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Imprisoned in Haiti
February 10, 2010
Last spring I received an email from a reader of this site who asked if I would be able to send an inscribed copy of The Discipline of Spiritual Discernment to a young man who was just graduating high school. This would serve as a small graduation gift. I was glad to do so and sent the book to Silas Thompson. You may know that name now as Silas is currently in a Haitian prison, arrested and charged with child abduction and criminal association. He is there with his father Paul and eight other Americans. You have undoubtedly heard of the story through the media.
The details have been a little bit difficult to piece together and reading Christian publications provides a slightly different story than reading stories in the mainstream media outlets. What we do know is that shortly after the earthquake, a team of Americans headed to Haiti to attempt to take a busload of orphaned children into neighboring Dominican Republic. They were stopped at the border and arrested under suspicion of attempting to traffic those children. Beyond that, there seems to be a lot of confusion. Googling “haiti missionaries” and “Laura Silsby” turns up a wealth of stories from varied perspectives. But do read at least several stories since you’ll see that many of the details are disputed.
Yesterday I had the opportunity to interview Renee Thompson, wife to Paul and mother to Silas. I asked her what she knows and how her son and husband are faring in their Haitian prison.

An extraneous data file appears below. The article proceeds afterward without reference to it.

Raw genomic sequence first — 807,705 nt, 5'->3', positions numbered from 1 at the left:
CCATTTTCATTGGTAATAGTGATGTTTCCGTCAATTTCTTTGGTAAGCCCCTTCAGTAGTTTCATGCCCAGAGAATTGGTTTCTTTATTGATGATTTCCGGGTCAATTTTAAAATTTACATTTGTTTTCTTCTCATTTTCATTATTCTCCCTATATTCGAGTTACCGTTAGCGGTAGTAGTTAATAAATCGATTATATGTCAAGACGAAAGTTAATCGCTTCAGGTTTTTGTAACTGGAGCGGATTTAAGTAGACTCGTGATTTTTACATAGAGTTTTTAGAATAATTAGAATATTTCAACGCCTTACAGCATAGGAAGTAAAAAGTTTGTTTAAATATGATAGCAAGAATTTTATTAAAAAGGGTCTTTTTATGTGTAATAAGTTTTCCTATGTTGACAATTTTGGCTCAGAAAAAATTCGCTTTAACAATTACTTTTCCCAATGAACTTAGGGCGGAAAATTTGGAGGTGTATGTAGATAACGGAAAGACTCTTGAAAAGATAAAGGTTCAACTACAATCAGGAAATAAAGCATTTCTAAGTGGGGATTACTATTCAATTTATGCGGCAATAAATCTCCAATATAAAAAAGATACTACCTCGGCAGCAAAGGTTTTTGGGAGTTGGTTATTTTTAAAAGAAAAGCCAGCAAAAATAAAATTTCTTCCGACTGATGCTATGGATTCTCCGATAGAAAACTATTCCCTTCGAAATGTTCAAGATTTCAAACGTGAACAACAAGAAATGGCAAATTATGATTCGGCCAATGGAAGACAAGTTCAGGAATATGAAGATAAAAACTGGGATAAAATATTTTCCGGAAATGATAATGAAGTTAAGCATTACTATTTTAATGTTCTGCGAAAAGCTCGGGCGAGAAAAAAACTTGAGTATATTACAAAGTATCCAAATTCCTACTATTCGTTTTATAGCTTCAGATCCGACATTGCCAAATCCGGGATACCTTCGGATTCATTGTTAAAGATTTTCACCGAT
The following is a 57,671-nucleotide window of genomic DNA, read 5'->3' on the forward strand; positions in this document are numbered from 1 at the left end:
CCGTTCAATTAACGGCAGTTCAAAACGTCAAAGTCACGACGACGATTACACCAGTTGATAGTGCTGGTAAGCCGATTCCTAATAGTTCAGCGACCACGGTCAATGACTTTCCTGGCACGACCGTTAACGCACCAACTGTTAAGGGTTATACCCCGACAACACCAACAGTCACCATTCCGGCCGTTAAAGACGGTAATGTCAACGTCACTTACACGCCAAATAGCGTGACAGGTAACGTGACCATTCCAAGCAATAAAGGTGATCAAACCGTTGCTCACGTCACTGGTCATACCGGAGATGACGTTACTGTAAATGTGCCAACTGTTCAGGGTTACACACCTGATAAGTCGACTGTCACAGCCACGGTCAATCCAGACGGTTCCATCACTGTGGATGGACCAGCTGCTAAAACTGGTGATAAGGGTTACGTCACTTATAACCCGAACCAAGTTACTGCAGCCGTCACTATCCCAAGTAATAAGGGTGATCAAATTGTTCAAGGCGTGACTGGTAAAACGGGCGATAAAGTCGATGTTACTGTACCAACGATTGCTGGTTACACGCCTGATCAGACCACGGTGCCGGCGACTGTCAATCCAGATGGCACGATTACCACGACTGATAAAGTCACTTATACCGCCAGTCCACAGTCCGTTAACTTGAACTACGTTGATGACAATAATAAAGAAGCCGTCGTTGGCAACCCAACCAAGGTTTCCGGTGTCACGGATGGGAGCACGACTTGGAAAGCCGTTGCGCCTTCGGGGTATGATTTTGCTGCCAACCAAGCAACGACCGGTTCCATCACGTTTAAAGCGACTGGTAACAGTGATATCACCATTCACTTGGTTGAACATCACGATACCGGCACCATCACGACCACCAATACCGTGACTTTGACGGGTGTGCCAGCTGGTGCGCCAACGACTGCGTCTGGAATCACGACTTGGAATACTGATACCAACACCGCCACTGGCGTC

Can you tell how your husband and son found themselves in Haiti so soon after the earthquake?
Paul has always had a heart for people who are hurting, and when the earthquake hit Haiti, he knew he wanted to go and help somehow. A sister church called our church to let us know about a mission trip that was being organized by one of their members. They said they needed some help, and asked if anyone from our church wanted to go. The purpose of the mission trip was to rescue orphans who were at a Haitian orphanage that had been destroyed by the earthquake and take them to a hotel in the Dominican Republic. The hotel, which was being leased by the mission’s organizer and was in need of repairs, would house the orphans while a permanent facility was being built. The mission volunteers would help to repair the hotel and take care of the orphans who were brought there. Paul decided to go, as did our youngest son, Silas, who had earlier talked about wanting to help in Haiti.
Tell me about the circumstances surrounding their arrest?
I wish I had details to tell you. We could only communicate through a cell phone and coverage in Haiti was sketchy at best, so we didn’t get to talk much. The last time I talked with him, the mission volunteers were at the border with the children, ready to cross into the Dominican Republic, when they learned that they were missing one bit of paperwork. The group leader was going to go back to Port-au-Prince early the next morning to get that paperwork completed, then once she returned, they’d cross the border into the DR. That was the last time I talked with Paul. The next morning, I got a call that they had been arrested.
Laura Silsby is generally being blamed for this situation, some suggesting she was well-intentioned but ignorant, others suggesting she was knowingly doing something illegal. What is your understanding of her role?